The disembodied head kept hissing and gnashing its jaws for several minutes, refusing to accept its fate. One member of our group, an intrepid photographer, was warned from getting too close to the head, which could still inflict a poisonous bite.

The snake’s body was hanged on the wall while Ono made a small incision and effortlessly tugged its skin free from its body. He tossed the still-thrashing carcass into a plastic bin; this would later be used to make sate and soup. The process was then repeated with the beautiful green snake and the slightly underwhelming cow snake.

Having witnessed the gruesome scene, one of my friends was looking rather pale so we took a seat and waited for our order. We were each handed a beaker in which the blood and arak had already been mixed. The snakes’ gizzards, which looked like small purple grapes, were brought out separately. A slit was made in them and the liquid from the organ was dripped into each glass.

The concoction was a deep maroon color with a thick consistency. Snake blood is definitely not a drink to be sipped and savored, so summoning the last of our bravado, we made a toast and drained our glasses in one.

I had not been expecting to enjoy the taste, but I was still taken aback by how truly awful it was. The bitter arak stung my nose and throat and made my eyes water. The sickly warm blood was so thick I could feel it oozing down into my stomach. The smell was gut-wrenching. One of my friends gagged and retched, gulping down glass after glass of water. Snake blood was, without any doubt, the worst thing I had ever tasted.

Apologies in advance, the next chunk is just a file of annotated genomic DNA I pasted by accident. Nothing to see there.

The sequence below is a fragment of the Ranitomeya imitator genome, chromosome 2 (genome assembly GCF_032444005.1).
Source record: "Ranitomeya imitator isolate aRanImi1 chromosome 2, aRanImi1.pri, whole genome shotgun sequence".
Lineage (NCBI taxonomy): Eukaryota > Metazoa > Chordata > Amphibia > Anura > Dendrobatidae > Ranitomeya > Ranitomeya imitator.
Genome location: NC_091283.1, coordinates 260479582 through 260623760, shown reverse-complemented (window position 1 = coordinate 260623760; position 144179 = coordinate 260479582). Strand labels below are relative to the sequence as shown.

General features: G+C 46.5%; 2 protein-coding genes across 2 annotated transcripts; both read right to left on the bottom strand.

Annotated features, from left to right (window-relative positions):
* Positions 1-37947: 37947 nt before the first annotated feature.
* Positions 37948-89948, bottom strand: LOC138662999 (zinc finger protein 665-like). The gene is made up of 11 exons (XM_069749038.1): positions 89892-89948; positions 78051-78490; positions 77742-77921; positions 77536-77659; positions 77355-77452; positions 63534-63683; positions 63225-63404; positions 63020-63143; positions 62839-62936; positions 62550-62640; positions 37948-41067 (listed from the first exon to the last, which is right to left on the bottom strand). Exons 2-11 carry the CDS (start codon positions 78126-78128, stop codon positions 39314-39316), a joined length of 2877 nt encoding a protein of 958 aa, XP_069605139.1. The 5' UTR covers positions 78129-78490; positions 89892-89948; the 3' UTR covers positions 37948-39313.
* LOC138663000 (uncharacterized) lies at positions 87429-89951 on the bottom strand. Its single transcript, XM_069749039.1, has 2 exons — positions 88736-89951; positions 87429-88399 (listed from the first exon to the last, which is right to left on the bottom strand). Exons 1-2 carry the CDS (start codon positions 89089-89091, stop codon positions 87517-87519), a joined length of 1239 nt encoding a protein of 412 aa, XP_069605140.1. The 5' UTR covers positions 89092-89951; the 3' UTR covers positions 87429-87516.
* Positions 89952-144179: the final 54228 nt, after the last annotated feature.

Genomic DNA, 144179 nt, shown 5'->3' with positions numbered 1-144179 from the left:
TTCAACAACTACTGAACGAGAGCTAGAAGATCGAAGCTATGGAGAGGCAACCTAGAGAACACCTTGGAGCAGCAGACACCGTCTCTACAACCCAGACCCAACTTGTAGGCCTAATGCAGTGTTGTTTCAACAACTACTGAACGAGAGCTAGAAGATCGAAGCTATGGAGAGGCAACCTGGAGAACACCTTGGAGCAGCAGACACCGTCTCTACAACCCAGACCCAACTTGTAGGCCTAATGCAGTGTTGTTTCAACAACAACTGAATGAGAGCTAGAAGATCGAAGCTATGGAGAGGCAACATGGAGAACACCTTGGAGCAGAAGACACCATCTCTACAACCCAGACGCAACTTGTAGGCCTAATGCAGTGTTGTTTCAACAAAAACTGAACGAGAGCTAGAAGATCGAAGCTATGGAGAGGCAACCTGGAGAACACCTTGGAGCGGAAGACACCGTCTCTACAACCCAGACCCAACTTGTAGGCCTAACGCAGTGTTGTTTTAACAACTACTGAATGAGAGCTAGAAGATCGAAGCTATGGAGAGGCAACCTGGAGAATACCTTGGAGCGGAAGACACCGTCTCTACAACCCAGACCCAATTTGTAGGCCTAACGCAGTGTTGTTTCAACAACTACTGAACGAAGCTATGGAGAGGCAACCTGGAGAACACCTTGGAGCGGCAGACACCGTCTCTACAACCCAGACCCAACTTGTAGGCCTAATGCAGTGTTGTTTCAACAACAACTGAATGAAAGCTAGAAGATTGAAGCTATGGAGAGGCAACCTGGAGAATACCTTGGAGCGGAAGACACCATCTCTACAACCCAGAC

After a few minutes, the nausea passed and the color returned to our cheeks, but even so, it took several beers to cleanse my palate of the taste.

While having a photo with Ono, I noticed a nasty, deep scar on his forearm. In a matter of fact way, he said it was from a rattle snake bite. He then rolled up his sleeve to reveal a second scar, from a king cobra bite. He said the bite had made him feel like his entire body was on fire and he’d been hospitalized for a month.

While the wares of King Cobra House may not have been to my taste, it’s impossible not to respect the employees who put their lives on the line. That certainly cannot be claimed about staff of Burger King.

Unfortunately, several days after my visit, my skin is as leathery as before and I haven’t received the promised stamina boost. Nevertheless, I would recommend a visit to this establishment because it certainly offered a unique and memorable experience, albeit one I am not in a great hurry to repeat.

My guest evidently felt the same way; upon returning to the United Kingdom, he mentioned his snake blood drink on his Facebook status. Another friend asked whether it tasted like chicken.

“No,” he responded, “it tastes like hell in a glass!”

I doubt King Cobra House will elect to use his testimony in their promotional literature.